ADAS – a safe bet to improve commercial vehicle efficiency?
Active safety technologies were originally developed to help prevent crashes, but developers have found they can also help curb energy consumption.
While advances in passenger car systems may steal most of the spotlight when it comes to active safety, the trucking segment is also making strides. In particular, new synergies have been found between active safety, connectivity and fuel efficiency.
The idea behind truck automation is to relieve drivers of at least some elements of the job, which can be complex, dangerous or downright boring. However, research has found that there is also an opportunity to save money, an important factor for an industry that is all about efficiency.
Keeping a fleet of 80,000lb (36,300kg) trucks running is expensive, and requires a significant amount of fuel. This is not helped by the fact that a typical diesel Class 8 truck averages single figure miles per gallon. According to the American Transportation Research Institute, fuel accounts for between 30% and 40% of a carrier’s total costs. Whilst initially developed to improve road safety, the likes of adaptive cruise control and vehicle-to-everything (V2X) connectivity could potentially reduce those figures.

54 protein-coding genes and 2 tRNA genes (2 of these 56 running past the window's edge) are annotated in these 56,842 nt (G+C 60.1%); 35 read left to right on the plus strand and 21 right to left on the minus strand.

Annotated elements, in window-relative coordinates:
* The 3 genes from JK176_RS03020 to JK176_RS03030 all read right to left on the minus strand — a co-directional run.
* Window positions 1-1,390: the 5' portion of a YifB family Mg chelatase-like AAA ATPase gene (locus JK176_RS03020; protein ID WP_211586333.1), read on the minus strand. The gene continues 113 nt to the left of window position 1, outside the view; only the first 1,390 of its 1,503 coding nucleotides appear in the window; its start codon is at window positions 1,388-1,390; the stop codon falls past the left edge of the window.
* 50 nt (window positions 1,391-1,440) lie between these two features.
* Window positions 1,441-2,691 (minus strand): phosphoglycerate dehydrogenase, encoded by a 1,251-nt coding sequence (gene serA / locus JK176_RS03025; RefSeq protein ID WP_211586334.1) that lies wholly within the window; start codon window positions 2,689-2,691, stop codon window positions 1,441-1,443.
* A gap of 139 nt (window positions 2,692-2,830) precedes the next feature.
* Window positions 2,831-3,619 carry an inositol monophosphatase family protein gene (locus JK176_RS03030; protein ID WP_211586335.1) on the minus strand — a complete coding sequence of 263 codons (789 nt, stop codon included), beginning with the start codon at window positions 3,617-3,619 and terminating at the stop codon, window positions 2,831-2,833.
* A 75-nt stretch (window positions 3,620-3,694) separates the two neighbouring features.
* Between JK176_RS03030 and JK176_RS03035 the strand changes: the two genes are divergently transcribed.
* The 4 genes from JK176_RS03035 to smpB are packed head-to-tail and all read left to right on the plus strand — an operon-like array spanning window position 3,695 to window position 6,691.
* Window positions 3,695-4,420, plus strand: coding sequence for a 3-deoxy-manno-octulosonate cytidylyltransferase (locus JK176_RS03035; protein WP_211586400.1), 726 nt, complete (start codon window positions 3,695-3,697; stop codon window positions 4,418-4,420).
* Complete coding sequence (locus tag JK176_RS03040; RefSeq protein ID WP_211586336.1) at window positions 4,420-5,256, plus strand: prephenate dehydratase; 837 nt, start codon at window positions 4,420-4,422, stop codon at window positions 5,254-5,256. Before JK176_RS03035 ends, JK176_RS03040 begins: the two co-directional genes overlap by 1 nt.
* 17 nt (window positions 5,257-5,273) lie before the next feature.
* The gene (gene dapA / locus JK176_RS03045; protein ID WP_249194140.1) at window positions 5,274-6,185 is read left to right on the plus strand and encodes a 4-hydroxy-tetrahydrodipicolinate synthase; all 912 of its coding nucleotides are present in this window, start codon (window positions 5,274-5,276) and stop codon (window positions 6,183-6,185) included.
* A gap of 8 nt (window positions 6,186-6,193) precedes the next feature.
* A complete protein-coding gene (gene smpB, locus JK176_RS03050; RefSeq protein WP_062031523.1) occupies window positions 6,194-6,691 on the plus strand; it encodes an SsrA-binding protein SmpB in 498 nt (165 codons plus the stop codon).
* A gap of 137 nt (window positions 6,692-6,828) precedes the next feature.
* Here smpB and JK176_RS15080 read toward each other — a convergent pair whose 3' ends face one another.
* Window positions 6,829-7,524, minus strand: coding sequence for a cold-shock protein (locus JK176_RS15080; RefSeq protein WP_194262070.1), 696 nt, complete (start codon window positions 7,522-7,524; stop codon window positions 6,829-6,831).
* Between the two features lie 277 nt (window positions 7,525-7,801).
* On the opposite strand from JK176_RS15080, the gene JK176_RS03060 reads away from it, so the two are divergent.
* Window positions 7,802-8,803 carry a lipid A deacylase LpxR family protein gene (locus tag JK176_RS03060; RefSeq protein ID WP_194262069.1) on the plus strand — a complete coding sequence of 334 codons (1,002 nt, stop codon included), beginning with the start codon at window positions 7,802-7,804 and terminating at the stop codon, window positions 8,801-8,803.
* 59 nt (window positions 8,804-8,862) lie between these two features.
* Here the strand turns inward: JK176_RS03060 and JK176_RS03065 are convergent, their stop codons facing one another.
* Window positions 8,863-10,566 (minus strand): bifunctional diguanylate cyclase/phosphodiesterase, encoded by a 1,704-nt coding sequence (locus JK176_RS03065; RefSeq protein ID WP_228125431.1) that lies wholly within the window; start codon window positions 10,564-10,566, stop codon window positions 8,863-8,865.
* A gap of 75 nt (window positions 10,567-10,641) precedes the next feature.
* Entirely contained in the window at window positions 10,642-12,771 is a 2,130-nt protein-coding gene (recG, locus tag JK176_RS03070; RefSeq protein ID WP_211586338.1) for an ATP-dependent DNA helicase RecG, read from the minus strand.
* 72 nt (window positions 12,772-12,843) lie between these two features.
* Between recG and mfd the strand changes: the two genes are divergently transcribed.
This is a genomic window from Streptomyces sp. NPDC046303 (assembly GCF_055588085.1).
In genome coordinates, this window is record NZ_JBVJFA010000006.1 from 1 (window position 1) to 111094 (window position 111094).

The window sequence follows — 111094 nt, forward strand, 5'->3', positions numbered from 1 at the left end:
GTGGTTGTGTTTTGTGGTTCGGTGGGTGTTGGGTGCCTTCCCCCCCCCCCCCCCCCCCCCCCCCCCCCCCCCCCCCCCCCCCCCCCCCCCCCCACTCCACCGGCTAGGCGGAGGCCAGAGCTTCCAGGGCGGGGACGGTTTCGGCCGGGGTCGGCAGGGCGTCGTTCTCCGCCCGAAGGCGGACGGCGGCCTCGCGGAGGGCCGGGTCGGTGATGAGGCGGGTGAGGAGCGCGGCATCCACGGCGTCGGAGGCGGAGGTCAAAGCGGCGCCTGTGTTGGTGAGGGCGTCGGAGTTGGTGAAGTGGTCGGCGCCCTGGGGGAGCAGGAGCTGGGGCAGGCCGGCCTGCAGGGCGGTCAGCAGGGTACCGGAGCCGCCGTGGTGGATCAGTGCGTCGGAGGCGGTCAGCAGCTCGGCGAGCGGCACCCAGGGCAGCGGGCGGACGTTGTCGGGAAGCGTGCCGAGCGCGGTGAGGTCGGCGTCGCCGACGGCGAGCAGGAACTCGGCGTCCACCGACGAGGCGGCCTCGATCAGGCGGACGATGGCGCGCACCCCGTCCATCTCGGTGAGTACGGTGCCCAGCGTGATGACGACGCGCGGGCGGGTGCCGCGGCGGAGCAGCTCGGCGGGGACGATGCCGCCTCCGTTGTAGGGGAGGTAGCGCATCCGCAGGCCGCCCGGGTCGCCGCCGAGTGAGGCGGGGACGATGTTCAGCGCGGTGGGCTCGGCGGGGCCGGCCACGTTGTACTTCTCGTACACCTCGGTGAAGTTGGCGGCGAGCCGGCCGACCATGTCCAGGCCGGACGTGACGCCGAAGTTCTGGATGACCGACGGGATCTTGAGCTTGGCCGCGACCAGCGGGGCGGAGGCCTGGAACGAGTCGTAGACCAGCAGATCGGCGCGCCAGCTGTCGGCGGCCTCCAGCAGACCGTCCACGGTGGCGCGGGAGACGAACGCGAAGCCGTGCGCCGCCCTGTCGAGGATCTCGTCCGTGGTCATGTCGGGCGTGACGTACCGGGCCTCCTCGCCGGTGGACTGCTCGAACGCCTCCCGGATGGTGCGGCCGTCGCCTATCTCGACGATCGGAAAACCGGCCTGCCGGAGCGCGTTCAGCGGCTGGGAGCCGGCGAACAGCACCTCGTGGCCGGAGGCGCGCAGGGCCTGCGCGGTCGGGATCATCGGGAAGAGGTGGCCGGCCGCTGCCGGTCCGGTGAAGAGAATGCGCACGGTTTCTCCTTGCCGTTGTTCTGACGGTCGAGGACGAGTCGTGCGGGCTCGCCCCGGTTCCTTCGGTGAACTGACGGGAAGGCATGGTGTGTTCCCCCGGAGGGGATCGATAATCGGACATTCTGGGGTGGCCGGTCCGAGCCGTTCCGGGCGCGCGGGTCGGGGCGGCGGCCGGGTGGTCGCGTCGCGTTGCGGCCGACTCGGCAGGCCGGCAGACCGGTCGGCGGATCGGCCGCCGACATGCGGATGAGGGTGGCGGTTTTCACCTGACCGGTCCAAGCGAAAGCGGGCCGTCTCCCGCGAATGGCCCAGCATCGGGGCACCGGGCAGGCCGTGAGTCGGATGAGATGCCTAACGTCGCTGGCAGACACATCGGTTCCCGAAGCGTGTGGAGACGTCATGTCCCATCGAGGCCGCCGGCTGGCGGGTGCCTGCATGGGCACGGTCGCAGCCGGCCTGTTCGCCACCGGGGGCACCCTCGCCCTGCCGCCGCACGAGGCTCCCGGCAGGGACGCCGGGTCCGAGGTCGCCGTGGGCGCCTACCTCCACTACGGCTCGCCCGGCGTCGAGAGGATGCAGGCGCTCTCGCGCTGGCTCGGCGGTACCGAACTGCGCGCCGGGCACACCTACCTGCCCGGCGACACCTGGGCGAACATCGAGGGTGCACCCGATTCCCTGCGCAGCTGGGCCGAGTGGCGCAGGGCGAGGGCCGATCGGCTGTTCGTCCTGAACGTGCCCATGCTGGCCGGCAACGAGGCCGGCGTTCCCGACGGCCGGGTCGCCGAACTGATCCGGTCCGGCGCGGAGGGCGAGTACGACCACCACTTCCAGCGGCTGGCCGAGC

Predictive energy management
That’s according to engineering consultancy AVL, which believes fuel expenses could fall not only for traditional diesel and natural gas trucks, but also those with a hydrogen fuel cell or battery electric powertrain.
“Total cost of ownership (TCO) and fuel efficiency are particularly important for a commercial vehicle, be it a battery electric or diesel truck. Being able to improve its driving range and save fuel is vital,” explained Stephen Jones, Principal Product Manager, Systems Engineering at AVL during a recent Automotive World webinar. ADAS and V2X, he says, can help trucks to plan more efficient routes and better prepare for fuel-sapping hill climbs.
Heavy trucks use a significant amount of fuel
Beneath the umbrella term of ADAS falls ‘advanced predictive functions’, which can give trucks an idea of the road ahead, be it traffic conditions, weather or gradient. While this will improve safety – the truck will be able to slow in advance of heavy traffic, for example – energy management will also improve. “Through what we call the ‘connected powertrain,’ this information tells us how the vehicle can be expected to drive in the future, particularly in relation to its speed and load,” explained Jones.